• endogamy - "intermarriage in a group for a prolonged amount of time" so they share more DNA than would typically be expected
  • pedigree collapse - "recent intermarriage for just a couple of generations" which I see in, for example, my Tennessee ancestors/cousins who are often related to each other in multiple ways
DNAGenStudy Group 2 is on Wednesday night, February 15th, and you can register here.

Volunteering

Although I had volunteered with indexing at FamilySearch several years ago, I hadn't done any work with them in several years. For January, I had a goal of 100 records, which I met. I spent the time indexing obituaries from 2010, and it was fascinating! A few highlights:

Tony Curtis (image from Wikipedia)

  • An obituary for Tony Curtis, actor and father of actress Jamie Lee Curtis, which mentioned Princess Diana and Arnold Schwarzenegger. 
  • Dr Herbert Spiegel, a psychiatrist who used hypnosis and treated "Sybil" whose multiple personalities inspired a book and two movies.
  • An older woman who survived an explosion when she was 5 years old. The explosion killed her sister, her parents, and another child.
Email

My goal was to catch up on my email. This goal was NOT met. 

FEBRUARY GOALS

Blogging

Share at least 12 blog posts.

Education -Webinars & Hangouts

Watch at least 4 webinars and/or hangouts.

Education - Books & Magazines

Read Blaine T. Bettinger's The Family Tree Guide to DNA Testing and Genetic Genealogy and spend at least one hour reading "old" genealogy magazines which have piled up.

Volunteering

Index at least 100 records at FamilySearch.

The Interesting Will of Dorothy Kline

Tomorrow is our monthly internet research group genealogy meeting and we will be discussing wills and probate packets. We were asked to pass along any "interesting" wills or probate packets we had in our files to discuss at our meeting. I chose one I recently received from a newly found cousin. The will, which was proved in 1799, is my 6th great grandmother's.

Will of Dorothy Klein of Warwick Township, Lancaster County, Pennsylvania, signed 27 June 1794, proved 14
September 1799, provided by Lititz, Pennsylvania Public Library, page 1 of 3.

Highlights from the Will

I found this will to be both curious and entertaining. First of all, under "secondly" she gives her son Daniel the two blind mares and an half waggon [sic] and to her son Nicholas she gives the old black mare and the grey Colt and one half wagon. I hope the brothers get along as they share this wagon! And, I think Nicholas might have got the better deal with his old mare and colt versus his brother's two blind mares. [NOTE: Please see a follow up post which corrects this misconception!]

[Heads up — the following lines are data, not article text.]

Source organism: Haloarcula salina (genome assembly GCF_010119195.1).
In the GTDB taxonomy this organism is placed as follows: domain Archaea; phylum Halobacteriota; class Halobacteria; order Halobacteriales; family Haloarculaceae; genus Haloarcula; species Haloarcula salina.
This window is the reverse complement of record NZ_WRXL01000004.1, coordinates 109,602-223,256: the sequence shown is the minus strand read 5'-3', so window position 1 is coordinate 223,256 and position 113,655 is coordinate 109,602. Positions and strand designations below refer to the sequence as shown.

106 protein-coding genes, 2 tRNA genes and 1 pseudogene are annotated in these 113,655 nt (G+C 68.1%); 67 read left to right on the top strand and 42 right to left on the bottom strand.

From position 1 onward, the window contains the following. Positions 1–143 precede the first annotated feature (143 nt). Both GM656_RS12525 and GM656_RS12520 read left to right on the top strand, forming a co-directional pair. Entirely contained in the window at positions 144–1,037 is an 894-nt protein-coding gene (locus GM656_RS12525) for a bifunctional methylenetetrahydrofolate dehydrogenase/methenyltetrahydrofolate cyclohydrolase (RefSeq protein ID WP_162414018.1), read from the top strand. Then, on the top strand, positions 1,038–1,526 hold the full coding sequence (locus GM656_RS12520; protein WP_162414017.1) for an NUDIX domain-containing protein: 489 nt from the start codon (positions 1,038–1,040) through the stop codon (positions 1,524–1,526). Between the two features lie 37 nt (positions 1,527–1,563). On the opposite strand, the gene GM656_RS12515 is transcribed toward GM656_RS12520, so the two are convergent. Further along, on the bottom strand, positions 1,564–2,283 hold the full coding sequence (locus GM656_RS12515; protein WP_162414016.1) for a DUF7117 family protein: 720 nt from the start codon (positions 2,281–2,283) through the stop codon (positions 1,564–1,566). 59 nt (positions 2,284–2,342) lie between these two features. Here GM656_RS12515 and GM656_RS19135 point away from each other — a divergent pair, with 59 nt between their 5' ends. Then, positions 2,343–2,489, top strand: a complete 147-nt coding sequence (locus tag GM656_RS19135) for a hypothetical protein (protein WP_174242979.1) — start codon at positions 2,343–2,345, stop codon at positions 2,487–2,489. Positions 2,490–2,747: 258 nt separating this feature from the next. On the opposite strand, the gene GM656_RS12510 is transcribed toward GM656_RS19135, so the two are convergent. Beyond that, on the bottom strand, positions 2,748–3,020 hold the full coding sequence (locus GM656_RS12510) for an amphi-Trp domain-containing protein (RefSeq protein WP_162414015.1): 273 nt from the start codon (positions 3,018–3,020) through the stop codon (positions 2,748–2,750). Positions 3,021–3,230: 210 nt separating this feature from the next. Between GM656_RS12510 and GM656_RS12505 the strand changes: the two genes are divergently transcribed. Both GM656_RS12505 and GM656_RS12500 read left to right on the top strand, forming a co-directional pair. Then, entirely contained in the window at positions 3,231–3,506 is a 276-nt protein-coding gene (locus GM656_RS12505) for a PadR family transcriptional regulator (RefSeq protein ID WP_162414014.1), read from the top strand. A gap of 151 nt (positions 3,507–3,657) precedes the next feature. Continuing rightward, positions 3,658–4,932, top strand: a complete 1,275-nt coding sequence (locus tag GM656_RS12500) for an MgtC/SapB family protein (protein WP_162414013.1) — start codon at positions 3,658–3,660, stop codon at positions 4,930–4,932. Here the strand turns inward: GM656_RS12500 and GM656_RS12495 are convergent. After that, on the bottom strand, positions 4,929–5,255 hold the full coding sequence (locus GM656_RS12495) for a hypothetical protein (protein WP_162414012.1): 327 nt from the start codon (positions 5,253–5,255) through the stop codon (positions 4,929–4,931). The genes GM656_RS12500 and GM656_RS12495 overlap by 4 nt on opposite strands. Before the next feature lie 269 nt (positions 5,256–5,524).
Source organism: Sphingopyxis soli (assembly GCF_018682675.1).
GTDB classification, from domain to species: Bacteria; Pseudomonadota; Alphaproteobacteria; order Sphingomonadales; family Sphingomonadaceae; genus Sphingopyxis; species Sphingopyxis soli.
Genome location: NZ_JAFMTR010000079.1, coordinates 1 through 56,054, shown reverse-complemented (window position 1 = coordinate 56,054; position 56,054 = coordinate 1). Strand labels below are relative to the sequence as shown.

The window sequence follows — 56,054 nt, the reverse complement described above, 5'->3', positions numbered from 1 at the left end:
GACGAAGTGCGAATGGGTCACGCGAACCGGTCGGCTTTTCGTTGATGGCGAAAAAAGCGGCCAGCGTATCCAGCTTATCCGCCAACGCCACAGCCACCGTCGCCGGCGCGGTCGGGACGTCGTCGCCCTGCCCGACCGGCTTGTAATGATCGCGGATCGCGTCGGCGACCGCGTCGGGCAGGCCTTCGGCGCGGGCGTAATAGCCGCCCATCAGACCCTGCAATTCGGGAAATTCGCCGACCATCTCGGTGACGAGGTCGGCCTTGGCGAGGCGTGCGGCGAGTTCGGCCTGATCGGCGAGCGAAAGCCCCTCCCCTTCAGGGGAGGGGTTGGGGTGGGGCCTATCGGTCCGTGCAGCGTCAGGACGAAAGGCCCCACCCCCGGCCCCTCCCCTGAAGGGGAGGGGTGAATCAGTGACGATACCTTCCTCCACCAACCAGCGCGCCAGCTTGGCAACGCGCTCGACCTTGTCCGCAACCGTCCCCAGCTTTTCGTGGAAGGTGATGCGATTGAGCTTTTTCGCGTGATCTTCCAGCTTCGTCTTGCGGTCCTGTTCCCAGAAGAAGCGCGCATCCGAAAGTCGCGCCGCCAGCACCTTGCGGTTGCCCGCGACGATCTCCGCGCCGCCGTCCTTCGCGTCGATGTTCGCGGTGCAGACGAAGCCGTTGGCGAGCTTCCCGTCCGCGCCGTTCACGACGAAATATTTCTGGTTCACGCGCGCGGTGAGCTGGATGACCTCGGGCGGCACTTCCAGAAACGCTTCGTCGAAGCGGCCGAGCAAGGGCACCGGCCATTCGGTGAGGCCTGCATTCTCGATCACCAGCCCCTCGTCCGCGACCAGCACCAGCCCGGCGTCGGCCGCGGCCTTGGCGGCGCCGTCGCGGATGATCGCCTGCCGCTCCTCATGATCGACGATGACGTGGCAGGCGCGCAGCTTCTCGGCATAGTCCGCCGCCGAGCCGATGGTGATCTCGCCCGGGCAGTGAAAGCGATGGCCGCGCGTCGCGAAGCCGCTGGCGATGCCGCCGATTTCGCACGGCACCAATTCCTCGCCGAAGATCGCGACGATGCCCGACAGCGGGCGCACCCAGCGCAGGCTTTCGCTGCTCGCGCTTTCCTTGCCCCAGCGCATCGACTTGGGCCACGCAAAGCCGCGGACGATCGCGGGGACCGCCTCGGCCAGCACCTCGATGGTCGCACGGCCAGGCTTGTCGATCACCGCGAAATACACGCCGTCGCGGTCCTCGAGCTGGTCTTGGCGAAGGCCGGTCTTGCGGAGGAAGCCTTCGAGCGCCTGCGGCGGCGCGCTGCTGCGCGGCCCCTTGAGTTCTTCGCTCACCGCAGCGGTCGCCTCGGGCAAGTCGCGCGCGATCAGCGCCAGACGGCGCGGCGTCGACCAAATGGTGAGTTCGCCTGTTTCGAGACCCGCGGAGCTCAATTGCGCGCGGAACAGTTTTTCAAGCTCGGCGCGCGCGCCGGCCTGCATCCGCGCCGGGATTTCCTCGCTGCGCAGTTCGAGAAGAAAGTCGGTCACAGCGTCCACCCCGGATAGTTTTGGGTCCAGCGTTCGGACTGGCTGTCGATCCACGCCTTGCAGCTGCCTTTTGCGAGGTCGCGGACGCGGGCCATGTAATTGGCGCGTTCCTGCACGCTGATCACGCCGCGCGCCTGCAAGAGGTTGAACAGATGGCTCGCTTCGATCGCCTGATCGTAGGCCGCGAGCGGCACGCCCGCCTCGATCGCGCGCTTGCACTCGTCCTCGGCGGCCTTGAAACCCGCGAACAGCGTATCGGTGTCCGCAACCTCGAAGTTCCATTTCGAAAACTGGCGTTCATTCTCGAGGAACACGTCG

She also bequeaths five pounds each to the following grandchildren:
  • Catharine, the daughter of George 
  • Dorothy, the daughter of George
  • Dorothy, the daughter of Lenohard
  • Dorothy, the daughter of Nicholaus
The first three of these granddaughters are getting their five pounds "out of the money which their said father... is indebted to me." So, do they only get the money if their fathers are able to pay it to them?

Transcript of Dorothy Klein's will
Also, note that three of these granddaughters are named Dorothy. And, yes, the deceased is named Dorothy: Dorothy Klein or Kline. She is giving inheritance primarily to those who share her name! I have another will like this where the deceased grandmother, Catharine, is only giving items to those granddaughters who were named Catharine. Very interesting! I can't imagine this happening today. Can you imagine my putting in my will that my granddaughters named Dana would be the only grandchildren to inherit? I hope someone knows more about this practice, as I find it quite strange!

TIPS: Working with German Newspaper Articles

As I mentioned in my last post , I recently found an article about one of my relatives from a 1916 German newspaper. I found the article on ...